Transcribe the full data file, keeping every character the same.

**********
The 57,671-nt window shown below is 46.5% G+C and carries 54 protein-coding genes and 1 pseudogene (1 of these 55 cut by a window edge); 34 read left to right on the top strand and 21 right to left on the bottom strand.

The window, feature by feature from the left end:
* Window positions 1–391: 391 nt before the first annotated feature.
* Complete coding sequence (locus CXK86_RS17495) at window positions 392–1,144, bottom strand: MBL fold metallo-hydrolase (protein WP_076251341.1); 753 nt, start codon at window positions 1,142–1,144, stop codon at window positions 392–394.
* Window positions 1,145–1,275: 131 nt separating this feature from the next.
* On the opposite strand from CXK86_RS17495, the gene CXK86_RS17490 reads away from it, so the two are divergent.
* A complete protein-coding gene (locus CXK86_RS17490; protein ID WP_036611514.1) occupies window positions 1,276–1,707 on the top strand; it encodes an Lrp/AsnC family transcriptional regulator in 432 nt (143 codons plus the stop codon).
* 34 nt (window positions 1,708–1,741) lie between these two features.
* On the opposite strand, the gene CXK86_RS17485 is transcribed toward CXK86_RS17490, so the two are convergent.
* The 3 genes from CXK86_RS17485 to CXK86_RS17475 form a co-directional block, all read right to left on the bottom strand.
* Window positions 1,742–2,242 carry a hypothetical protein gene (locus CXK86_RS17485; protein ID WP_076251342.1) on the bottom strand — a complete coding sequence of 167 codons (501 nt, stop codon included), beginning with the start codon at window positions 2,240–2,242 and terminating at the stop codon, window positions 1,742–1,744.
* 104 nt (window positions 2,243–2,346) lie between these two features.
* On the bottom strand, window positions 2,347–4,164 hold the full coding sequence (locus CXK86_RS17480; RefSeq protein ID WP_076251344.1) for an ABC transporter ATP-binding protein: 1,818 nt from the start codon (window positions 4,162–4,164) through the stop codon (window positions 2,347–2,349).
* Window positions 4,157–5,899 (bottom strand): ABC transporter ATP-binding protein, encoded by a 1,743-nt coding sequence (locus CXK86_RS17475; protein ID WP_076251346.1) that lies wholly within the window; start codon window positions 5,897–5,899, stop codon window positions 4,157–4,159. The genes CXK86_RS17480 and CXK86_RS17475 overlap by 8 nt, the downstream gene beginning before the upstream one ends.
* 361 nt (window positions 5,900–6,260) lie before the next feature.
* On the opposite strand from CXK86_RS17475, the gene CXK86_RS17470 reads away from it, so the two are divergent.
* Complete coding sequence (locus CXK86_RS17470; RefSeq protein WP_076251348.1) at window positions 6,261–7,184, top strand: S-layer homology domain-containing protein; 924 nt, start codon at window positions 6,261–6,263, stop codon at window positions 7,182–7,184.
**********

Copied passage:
The 57,671-nt window shown below is 46.5% G+C and carries 54 protein-coding genes and 1 pseudogene (1 of these 55 cut by a window edge); 34 read left to right on the top strand and 21 right to left on the bottom strand.

The window, feature by feature from the left end:
* Window positions 1–391: 391 nt before the first annotated feature.
* Complete coding sequence (locus CXK86_RS17495) at window positions 392–1,144, bottom strand: MBL fold metallo-hydrolase (protein WP_076251341.1); 753 nt, start codon at window positions 1,142–1,144, stop codon at window positions 392–394.
* Window positions 1,145–1,275: 131 nt separating this feature from the next.
* On the opposite strand from CXK86_RS17495, the gene CXK86_RS17490 reads away from it, so the two are divergent.
* A complete protein-coding gene (locus CXK86_RS17490; protein ID WP_036611514.1) occupies window positions 1,276–1,707 on the top strand; it encodes an Lrp/AsnC family transcriptional regulator in 432 nt (143 codons plus the stop codon).
* 34 nt (window positions 1,708–1,741) lie between these two features.
* On the opposite strand, the gene CXK86_RS17485 is transcribed toward CXK86_RS17490, so the two are convergent.
* The 3 genes from CXK86_RS17485 to CXK86_RS17475 form a co-directional block, all read right to left on the bottom strand.
* Window positions 1,742–2,242 carry a hypothetical protein gene (locus CXK86_RS17485; protein ID WP_076251342.1) on the bottom strand — a complete coding sequence of 167 codons (501 nt, stop codon included), beginning with the start codon at window positions 2,240–2,242 and terminating at the stop codon, window positions 1,742–1,744.
* 104 nt (window positions 2,243–2,346) lie between these two features.
* On the bottom strand, window positions 2,347–4,164 hold the full coding sequence (locus CXK86_RS17480; RefSeq protein ID WP_076251344.1) for an ABC transporter ATP-binding protein: 1,818 nt from the start codon (window positions 4,162–4,164) through the stop codon (window positions 2,347–2,349).
* Window positions 4,157–5,899 (bottom strand): ABC transporter ATP-binding protein, encoded by a 1,743-nt coding sequence (locus CXK86_RS17475; protein ID WP_076251346.1) that lies wholly within the window; start codon window positions 5,897–5,899, stop codon window positions 4,157–4,159. The genes CXK86_RS17480 and CXK86_RS17475 overlap by 8 nt, the downstream gene beginning before the upstream one ends.
* 361 nt (window positions 5,900–6,260) lie before the next feature.
* On the opposite strand from CXK86_RS17475, the gene CXK86_RS17470 reads away from it, so the two are divergent.
* Complete coding sequence (locus CXK86_RS17470; RefSeq protein WP_076251348.1) at window positions 6,261–7,184, top strand: S-layer homology domain-containing protein; 924 nt, start codon at window positions 6,261–6,263, stop codon at window positions 7,182–7,184.